Prices of well-occupied real properties and REIT shares have done well during the past two years, despite deteriorating space market conditions. One reason is that real estate assets have provided much better returns than alternative. Stock prices suffered huge value declines from 2000 to 2003. Hence, many investors fled out of stocks and bonds into real estate. But in the past few months, stock prices have rallied noticeably.
This raises the question of whether the capital that fled into real estate from non-real-estate stocks will retreat once more. If so, prices of both well-occupied realand REIT shares might start falling.
Whether this happens is related to the tendency of investors to adopt “biased” attitudes toward specific asset types, based upon their recent experience. When an asset type suffers a devastating value collapse, most investors become biased for a considerable time against keeping funds in that asset type, or putting more funds into it.
How long such biases persist depends upon a few factors. One is the seriousness of the asset value collapse: the worse it is, the longer investors' bias against it persists. The second is the availability of alternative investments that have not experienced recent value collapses.
Investors Can Be Fickle
In the early 1990s, commercial real estate values plunged, thanks to massive over-building in the late 1980s. Hence,became strongly biased against commercial real estate throughout the first half of the 1990s. This bias was reinforced by government regulations against banks and insurance companies funding commercial properties. At the same time, the general stock market began a long upward movement, led by high-tech and Internet stocks. This bull market promised better returns and less risk than recent experiences with real properties had demonstrated. As a result, capital shifted out of real estate and into the stock market, but not into REIT shares.
This bias favoring technology stocks and against commercial real properties persisted through the middle of the decade, although space market conditions markedly improved after 1993. Neither REIT share prices nor commercial property prices moved upward commensurate with improvements in space market conditions because technology and Internet stocks were siphoning off most availablefunds.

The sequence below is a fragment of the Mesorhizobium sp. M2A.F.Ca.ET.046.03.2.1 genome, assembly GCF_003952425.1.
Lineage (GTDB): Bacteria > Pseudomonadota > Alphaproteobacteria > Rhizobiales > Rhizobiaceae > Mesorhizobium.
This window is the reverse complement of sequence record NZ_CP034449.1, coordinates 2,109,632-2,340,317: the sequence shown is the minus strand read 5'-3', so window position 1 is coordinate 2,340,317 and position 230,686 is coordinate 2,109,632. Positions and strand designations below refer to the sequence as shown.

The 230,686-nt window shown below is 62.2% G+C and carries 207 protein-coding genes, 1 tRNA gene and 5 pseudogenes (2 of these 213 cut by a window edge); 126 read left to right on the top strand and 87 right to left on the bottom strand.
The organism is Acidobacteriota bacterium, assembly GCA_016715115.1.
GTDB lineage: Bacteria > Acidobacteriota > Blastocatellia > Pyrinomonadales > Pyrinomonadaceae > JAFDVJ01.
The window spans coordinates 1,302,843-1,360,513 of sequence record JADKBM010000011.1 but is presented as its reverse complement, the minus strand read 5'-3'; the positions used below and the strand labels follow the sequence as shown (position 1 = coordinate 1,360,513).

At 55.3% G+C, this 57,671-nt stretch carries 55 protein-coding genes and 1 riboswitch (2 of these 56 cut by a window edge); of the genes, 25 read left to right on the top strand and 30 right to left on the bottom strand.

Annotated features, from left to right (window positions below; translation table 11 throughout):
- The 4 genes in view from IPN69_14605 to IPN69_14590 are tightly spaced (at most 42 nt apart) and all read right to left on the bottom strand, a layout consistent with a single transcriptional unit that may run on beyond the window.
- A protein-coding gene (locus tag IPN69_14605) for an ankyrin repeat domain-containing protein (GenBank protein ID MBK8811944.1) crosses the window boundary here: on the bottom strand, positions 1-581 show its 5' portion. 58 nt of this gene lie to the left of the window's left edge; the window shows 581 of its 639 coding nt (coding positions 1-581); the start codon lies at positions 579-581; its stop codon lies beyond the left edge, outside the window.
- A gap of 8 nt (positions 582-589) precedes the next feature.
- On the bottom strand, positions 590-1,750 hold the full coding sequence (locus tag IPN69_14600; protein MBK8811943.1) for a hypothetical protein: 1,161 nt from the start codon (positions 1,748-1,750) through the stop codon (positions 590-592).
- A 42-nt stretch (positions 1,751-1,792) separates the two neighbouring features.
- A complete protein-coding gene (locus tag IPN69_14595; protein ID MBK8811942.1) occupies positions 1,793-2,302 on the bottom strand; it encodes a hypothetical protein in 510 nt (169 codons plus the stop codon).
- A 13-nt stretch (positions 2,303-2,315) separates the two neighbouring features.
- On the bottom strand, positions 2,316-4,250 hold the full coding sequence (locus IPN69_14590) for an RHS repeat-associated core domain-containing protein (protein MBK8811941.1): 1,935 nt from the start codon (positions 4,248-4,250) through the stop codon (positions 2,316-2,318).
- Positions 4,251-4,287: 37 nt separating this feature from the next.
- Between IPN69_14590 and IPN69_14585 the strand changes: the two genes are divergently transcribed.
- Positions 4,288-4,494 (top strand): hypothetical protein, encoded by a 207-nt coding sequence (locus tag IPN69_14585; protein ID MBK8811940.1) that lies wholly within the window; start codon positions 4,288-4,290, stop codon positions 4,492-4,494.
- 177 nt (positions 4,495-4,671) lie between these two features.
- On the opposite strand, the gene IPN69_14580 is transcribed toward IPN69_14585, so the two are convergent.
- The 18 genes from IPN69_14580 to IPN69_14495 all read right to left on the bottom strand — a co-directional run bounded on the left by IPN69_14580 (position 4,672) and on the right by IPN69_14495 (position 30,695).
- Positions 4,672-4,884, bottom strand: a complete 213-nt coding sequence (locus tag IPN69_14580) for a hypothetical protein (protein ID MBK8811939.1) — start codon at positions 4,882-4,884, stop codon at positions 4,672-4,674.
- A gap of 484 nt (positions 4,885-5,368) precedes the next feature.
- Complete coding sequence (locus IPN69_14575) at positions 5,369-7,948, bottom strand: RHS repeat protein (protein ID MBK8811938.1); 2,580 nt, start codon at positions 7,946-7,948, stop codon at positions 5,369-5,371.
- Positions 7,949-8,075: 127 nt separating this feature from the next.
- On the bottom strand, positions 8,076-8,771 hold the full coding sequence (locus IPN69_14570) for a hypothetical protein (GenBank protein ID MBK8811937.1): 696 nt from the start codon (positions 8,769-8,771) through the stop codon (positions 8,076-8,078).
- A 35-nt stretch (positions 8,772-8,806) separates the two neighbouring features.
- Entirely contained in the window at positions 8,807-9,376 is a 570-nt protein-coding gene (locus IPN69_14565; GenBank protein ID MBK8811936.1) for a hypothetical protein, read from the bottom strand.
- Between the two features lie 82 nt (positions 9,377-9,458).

This situation changed radically when technology and Internet stock prices collapsed in 2000, dragging most other stocks down with them. Investors were seriously burned. As a result, their biases reversed almost overnight from being pro-stocks and anti-real estate to being anti-stocks and pro-real estate — including pro-REIT shares. That caused a flood of capital into real properties — even though space market conditions were deteriorating.
Factors Favoring Real Estate in 2004
In the past few months, prices of non-real estate stocks have begun recovering from their low points, led by technology stocks. Consequently, some analysts predict that capital will soon begin withdrawing from real estate investments and shifting back into non-real estate stocks.
However, I believe any such withdrawal will occur gradually enough so the prices of both well-occupied properties and REIT shares will not soon experience any sudden or serious downward movements. This prediction is based upon the following seven factors:
Losses in stocks from 2000 to 2002 were so great investors still do not trust a major stock market recovery.
The economy is likely to expand slowly rather than exhibit a dramatic and sustained upward movement, especially in jobs.
Space market fundamentals will improve as the economy expands.
Low interest rates will persist long enough to maintain leveraging as a profitable support under commercial property prices.
Investors will avoid bonds because of low yields, but if bond yields start rising that will mean higher interest rates and lower bond prices.
Technology stock prices have already been bid up to quite high levels.
A desire for significant current income sought by retiring baby boomers will keep demand for REIT shares strong.
Hence, the current bias causing many investors to look favorably upon keeping funds in commercial properties will persist well into 2004 and perhaps longer.
Anthony Downs is a senior fellow at the Brookings Institution in Washington, D.C. He can be reached at firstname.lastname@example.org.